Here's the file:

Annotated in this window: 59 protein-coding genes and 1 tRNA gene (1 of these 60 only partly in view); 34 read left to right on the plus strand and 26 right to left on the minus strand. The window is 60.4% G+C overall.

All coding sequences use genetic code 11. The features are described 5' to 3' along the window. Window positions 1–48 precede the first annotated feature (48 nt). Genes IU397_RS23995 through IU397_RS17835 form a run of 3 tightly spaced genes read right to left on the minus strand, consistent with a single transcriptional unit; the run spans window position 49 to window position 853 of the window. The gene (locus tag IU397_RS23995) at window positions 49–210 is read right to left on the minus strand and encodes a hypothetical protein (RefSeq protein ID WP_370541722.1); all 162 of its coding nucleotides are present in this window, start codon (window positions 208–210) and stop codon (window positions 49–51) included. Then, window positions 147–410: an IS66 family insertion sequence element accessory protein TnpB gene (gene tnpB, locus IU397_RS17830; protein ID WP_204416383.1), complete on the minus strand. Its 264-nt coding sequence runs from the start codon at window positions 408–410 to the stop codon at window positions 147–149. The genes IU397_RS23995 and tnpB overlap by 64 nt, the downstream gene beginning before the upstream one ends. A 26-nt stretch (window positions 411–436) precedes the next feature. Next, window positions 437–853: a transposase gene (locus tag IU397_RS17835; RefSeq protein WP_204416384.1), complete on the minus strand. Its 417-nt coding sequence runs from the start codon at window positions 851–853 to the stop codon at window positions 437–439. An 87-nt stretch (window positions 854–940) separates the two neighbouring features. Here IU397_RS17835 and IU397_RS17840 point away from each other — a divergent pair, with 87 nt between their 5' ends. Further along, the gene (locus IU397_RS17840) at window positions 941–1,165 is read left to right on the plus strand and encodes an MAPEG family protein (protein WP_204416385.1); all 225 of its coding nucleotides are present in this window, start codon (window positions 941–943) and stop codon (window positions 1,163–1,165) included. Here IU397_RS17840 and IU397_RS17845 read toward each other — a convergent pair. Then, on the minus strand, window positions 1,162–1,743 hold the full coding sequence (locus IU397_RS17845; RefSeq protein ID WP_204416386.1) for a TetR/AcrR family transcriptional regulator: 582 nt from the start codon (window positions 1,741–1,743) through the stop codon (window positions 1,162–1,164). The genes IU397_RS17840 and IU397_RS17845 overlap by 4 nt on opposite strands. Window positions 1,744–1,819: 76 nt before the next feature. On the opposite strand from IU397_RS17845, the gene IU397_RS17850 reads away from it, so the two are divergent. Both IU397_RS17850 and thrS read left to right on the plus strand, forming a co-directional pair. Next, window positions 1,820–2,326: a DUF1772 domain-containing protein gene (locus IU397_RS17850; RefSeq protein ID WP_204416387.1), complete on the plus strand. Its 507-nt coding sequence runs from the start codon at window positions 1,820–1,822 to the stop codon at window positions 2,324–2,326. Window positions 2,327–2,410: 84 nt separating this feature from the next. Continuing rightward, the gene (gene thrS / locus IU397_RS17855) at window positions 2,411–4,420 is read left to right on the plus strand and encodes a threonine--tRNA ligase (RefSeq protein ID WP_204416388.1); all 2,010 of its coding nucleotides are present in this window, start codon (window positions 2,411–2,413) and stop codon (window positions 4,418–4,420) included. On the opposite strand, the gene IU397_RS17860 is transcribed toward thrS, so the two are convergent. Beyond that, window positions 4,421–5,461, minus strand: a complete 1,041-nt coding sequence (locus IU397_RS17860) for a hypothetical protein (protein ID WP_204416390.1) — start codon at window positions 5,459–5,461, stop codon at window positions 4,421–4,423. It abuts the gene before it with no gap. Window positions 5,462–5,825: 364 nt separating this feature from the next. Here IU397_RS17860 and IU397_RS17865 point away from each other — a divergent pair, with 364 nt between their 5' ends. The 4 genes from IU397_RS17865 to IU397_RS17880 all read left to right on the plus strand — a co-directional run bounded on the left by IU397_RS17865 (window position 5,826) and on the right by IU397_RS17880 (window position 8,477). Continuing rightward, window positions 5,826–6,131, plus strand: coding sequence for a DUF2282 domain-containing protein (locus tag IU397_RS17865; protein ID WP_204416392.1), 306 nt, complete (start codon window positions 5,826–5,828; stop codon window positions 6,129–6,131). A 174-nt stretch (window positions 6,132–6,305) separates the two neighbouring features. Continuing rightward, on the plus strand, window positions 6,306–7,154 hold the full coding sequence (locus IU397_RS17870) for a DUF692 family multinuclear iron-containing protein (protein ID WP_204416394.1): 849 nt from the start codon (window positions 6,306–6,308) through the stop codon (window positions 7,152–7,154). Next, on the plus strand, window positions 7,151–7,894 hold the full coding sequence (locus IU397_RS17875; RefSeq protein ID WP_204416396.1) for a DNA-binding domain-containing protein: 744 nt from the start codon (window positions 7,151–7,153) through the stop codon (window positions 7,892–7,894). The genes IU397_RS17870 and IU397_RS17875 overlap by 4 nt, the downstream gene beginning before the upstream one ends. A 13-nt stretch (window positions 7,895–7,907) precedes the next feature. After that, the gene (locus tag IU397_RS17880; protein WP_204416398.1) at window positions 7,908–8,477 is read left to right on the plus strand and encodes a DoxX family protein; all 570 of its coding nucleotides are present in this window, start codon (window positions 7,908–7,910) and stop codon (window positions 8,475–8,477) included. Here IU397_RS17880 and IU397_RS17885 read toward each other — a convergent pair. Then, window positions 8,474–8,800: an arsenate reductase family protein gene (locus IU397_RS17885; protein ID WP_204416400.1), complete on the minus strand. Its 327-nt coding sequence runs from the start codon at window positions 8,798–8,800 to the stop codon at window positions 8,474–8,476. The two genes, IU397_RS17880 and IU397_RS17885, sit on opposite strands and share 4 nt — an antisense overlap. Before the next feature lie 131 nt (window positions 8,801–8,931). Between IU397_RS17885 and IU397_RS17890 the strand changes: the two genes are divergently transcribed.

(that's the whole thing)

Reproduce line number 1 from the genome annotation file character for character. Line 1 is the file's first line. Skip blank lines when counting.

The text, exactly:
Annotated in this window: 59 protein-coding genes and 1 tRNA gene (1 of these 60 only partly in view); 34 read left to right on the plus strand and 26 right to left on the minus strand. The window is 60.4% G+C overall.